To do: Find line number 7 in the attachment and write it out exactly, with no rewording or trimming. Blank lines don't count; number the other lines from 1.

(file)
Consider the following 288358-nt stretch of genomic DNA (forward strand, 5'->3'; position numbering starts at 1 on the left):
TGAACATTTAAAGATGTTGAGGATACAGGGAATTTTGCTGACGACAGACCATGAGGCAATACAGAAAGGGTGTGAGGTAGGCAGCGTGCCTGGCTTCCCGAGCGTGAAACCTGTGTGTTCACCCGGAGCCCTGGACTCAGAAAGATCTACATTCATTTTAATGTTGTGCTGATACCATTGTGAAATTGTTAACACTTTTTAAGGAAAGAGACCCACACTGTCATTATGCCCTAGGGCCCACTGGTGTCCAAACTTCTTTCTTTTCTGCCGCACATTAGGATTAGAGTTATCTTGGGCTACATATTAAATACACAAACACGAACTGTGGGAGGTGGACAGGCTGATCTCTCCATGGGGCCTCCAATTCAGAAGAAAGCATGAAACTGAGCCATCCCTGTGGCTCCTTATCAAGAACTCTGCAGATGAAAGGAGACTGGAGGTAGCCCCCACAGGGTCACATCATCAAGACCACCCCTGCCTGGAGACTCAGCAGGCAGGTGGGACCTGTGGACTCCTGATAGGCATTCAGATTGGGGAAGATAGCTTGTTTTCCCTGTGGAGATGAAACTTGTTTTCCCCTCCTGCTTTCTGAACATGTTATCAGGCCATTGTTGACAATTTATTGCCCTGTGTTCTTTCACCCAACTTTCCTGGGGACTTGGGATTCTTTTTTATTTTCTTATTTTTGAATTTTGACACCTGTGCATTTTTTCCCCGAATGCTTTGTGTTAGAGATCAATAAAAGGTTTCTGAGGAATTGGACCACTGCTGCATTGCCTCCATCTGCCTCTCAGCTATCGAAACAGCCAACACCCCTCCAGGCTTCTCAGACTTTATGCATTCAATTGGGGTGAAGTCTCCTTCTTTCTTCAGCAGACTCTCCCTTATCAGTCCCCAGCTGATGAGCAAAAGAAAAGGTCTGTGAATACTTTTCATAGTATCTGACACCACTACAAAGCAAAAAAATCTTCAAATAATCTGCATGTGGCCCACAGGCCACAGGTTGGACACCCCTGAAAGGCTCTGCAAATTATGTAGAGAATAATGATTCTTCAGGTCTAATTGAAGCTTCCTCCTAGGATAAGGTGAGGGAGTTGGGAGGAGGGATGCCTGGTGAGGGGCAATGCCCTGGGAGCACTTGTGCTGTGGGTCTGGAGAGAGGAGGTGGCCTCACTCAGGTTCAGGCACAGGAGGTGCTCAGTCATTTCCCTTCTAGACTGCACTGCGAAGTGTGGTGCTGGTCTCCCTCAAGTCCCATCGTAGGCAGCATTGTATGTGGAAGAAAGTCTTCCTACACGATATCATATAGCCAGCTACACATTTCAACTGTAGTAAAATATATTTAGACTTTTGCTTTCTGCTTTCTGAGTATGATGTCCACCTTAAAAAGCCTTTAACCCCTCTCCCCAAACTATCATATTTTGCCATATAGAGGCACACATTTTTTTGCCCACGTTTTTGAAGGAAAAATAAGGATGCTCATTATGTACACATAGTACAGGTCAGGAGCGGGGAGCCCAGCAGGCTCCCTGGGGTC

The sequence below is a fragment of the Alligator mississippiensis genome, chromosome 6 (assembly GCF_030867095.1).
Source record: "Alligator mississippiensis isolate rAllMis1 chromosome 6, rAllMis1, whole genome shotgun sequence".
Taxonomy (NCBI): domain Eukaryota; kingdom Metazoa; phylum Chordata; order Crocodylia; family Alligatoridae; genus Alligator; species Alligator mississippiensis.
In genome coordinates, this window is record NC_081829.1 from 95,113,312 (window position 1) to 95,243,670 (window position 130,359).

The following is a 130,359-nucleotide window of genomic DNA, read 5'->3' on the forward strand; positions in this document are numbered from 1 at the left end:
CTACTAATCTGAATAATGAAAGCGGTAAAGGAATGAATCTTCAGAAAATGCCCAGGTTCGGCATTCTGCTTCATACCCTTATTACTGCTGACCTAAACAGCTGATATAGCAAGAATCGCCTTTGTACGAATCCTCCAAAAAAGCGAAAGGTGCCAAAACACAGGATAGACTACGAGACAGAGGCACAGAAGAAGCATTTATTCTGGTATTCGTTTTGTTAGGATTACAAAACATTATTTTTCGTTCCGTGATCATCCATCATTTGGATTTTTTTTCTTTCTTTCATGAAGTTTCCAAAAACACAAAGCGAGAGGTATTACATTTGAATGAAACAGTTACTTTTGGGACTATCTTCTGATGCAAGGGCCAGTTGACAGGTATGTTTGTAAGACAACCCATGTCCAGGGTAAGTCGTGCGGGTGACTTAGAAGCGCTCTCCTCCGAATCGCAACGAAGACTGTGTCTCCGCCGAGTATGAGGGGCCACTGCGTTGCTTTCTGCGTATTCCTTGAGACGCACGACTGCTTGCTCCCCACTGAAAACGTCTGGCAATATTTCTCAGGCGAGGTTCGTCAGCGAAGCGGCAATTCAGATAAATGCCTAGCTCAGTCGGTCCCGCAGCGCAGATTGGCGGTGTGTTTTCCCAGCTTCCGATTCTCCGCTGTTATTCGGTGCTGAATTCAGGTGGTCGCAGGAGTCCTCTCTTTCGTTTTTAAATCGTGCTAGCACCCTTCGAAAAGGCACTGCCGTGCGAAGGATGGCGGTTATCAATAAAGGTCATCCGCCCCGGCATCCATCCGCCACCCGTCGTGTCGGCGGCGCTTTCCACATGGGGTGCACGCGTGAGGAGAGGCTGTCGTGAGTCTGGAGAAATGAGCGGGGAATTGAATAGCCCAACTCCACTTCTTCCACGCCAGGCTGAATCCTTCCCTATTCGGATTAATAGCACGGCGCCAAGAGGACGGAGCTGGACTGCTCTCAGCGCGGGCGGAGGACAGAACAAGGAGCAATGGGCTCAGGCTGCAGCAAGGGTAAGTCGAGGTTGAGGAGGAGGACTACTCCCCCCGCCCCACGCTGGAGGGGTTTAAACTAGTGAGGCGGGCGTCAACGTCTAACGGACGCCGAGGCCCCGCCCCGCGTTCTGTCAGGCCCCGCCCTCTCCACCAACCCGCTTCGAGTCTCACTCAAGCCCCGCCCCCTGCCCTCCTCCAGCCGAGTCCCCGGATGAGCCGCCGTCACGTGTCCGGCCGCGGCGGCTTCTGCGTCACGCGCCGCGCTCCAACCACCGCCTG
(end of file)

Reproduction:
The following is a 130,359-nucleotide window of genomic DNA, read 5'->3' on the forward strand; positions in this document are numbered from 1 at the left end: